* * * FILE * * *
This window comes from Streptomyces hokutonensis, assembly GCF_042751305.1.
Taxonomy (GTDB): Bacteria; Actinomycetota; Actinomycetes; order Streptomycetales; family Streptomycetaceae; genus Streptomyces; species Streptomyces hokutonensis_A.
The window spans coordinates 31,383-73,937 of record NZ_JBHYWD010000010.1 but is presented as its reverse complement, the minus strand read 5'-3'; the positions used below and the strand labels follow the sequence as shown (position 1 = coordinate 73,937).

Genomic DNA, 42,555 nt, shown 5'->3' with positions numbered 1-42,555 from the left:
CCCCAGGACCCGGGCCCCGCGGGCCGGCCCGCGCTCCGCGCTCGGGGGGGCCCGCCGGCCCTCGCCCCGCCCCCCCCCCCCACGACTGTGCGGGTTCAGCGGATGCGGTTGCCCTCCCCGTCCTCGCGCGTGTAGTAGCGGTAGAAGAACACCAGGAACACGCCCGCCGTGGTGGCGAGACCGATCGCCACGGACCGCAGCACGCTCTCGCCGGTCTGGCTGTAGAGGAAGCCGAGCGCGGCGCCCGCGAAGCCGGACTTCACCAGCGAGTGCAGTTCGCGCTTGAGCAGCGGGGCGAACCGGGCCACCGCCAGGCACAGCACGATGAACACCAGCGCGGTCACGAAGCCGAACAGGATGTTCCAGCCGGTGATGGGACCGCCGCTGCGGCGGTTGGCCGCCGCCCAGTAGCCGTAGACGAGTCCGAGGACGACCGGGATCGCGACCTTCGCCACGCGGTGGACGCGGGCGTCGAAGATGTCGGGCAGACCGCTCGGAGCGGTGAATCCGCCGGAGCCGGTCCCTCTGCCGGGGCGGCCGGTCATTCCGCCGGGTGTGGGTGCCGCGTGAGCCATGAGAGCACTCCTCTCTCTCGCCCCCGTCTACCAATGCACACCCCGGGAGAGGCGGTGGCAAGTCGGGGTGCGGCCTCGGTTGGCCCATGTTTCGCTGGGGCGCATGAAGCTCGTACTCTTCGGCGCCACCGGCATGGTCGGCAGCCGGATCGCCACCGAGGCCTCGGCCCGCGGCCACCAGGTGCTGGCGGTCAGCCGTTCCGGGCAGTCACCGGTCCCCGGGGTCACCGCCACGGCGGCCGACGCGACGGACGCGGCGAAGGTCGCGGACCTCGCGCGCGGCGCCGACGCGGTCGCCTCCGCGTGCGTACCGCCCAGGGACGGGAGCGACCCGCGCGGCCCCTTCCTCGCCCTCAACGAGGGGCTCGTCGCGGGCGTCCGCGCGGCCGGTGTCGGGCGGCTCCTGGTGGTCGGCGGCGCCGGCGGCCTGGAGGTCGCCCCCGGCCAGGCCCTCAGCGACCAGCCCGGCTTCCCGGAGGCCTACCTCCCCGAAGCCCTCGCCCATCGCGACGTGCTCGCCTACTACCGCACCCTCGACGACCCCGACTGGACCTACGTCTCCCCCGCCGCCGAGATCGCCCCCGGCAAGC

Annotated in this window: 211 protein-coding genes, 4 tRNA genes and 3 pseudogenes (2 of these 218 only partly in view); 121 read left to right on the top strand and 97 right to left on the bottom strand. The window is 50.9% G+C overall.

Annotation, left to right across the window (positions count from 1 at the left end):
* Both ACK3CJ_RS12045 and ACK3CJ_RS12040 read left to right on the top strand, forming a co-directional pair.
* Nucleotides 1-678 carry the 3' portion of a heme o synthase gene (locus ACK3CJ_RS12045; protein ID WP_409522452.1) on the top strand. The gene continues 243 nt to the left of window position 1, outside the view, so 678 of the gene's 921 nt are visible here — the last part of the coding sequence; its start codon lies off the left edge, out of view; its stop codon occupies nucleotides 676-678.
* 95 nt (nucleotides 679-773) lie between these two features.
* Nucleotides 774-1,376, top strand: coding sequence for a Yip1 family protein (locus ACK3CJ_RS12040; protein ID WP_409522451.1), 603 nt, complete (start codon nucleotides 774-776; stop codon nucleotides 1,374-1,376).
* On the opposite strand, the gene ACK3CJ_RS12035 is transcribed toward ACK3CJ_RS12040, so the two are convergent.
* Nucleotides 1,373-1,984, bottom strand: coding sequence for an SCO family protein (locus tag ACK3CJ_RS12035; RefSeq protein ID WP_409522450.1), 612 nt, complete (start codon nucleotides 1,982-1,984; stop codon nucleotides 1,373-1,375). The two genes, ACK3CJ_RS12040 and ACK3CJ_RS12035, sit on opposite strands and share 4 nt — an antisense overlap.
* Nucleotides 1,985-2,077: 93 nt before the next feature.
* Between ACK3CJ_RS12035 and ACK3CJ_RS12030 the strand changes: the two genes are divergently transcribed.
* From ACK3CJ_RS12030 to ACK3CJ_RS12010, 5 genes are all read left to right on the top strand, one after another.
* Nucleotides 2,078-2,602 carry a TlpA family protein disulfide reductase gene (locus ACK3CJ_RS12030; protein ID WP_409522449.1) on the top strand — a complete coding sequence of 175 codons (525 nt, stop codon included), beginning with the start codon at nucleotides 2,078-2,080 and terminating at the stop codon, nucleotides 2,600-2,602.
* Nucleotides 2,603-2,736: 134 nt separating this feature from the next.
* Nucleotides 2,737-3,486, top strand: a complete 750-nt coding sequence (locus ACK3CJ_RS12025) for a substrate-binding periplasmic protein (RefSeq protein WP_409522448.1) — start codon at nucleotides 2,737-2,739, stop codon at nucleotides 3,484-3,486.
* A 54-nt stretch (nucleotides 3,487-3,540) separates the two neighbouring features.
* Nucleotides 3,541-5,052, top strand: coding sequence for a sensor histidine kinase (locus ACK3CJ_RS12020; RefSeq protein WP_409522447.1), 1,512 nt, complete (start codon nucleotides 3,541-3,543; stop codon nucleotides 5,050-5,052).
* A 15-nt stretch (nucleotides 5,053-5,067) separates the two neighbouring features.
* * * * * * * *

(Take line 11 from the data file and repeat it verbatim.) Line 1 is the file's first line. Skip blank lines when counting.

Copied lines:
* Nucleotides 774-1,376, top strand: coding sequence for a Yip1 family protein (locus ACK3CJ_RS12040; protein ID WP_409522451.1), 603 nt, complete (start codon nucleotides 774-776; stop codon nucleotides 1,374-1,376).